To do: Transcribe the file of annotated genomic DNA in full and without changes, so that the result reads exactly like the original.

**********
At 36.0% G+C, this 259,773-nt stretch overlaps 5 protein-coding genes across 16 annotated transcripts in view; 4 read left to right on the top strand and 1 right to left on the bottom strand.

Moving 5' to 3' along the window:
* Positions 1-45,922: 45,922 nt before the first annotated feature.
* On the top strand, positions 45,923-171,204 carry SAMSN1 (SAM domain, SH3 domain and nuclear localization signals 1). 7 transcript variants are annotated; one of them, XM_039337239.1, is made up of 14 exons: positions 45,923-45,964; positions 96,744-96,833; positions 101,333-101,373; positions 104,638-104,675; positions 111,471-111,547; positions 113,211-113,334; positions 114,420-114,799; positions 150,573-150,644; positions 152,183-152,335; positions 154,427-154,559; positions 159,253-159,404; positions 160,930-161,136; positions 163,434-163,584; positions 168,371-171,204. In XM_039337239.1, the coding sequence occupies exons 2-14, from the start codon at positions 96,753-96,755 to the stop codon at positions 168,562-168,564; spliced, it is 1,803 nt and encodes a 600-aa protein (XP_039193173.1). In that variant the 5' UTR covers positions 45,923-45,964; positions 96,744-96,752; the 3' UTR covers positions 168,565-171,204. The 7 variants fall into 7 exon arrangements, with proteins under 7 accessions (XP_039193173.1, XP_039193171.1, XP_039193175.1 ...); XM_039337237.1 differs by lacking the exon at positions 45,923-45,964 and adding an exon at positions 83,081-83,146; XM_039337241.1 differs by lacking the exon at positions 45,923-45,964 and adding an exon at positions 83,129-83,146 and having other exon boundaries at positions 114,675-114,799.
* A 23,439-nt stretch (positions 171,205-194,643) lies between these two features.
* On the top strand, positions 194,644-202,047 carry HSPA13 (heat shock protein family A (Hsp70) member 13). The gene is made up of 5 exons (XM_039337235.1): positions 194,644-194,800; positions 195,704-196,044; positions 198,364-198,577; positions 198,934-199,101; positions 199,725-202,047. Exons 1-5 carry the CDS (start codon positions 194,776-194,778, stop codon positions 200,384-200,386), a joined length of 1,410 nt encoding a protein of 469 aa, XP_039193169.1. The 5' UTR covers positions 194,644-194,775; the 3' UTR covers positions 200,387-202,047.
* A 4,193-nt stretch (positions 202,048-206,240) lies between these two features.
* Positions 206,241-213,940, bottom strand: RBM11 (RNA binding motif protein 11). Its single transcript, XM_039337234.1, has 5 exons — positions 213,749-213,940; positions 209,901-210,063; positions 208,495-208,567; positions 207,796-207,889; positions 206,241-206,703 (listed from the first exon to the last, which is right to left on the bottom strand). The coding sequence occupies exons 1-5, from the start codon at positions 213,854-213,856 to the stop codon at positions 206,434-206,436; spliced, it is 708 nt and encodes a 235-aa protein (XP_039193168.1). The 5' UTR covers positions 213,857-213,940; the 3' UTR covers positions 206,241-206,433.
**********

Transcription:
At 36.0% G+C, this 259,773-nt stretch overlaps 5 protein-coding genes across 16 annotated transcripts in view; 4 read left to right on the top strand and 1 right to left on the bottom strand.

Moving 5' to 3' along the window:
* Positions 1-45,922: 45,922 nt before the first annotated feature.
* On the top strand, positions 45,923-171,204 carry SAMSN1 (SAM domain, SH3 domain and nuclear localization signals 1). 7 transcript variants are annotated; one of them, XM_039337239.1, is made up of 14 exons: positions 45,923-45,964; positions 96,744-96,833; positions 101,333-101,373; positions 104,638-104,675; positions 111,471-111,547; positions 113,211-113,334; positions 114,420-114,799; positions 150,573-150,644; positions 152,183-152,335; positions 154,427-154,559; positions 159,253-159,404; positions 160,930-161,136; positions 163,434-163,584; positions 168,371-171,204. In XM_039337239.1, the coding sequence occupies exons 2-14, from the start codon at positions 96,753-96,755 to the stop codon at positions 168,562-168,564; spliced, it is 1,803 nt and encodes a 600-aa protein (XP_039193173.1). In that variant the 5' UTR covers positions 45,923-45,964; positions 96,744-96,752; the 3' UTR covers positions 168,565-171,204. The 7 variants fall into 7 exon arrangements, with proteins under 7 accessions (XP_039193173.1, XP_039193171.1, XP_039193175.1 ...); XM_039337237.1 differs by lacking the exon at positions 45,923-45,964 and adding an exon at positions 83,081-83,146; XM_039337241.1 differs by lacking the exon at positions 45,923-45,964 and adding an exon at positions 83,129-83,146 and having other exon boundaries at positions 114,675-114,799.
* A 23,439-nt stretch (positions 171,205-194,643) lies between these two features.
* On the top strand, positions 194,644-202,047 carry HSPA13 (heat shock protein family A (Hsp70) member 13). The gene is made up of 5 exons (XM_039337235.1): positions 194,644-194,800; positions 195,704-196,044; positions 198,364-198,577; positions 198,934-199,101; positions 199,725-202,047. Exons 1-5 carry the CDS (start codon positions 194,776-194,778, stop codon positions 200,384-200,386), a joined length of 1,410 nt encoding a protein of 469 aa, XP_039193169.1. The 5' UTR covers positions 194,644-194,775; the 3' UTR covers positions 200,387-202,047.
* A 4,193-nt stretch (positions 202,048-206,240) lies between these two features.
* Positions 206,241-213,940, bottom strand: RBM11 (RNA binding motif protein 11). Its single transcript, XM_039337234.1, has 5 exons — positions 213,749-213,940; positions 209,901-210,063; positions 208,495-208,567; positions 207,796-207,889; positions 206,241-206,703 (listed from the first exon to the last, which is right to left on the bottom strand). The coding sequence occupies exons 1-5, from the start codon at positions 213,854-213,856 to the stop codon at positions 206,434-206,436; spliced, it is 708 nt and encodes a 235-aa protein (XP_039193168.1). The 5' UTR covers positions 213,857-213,940; the 3' UTR covers positions 206,241-206,433.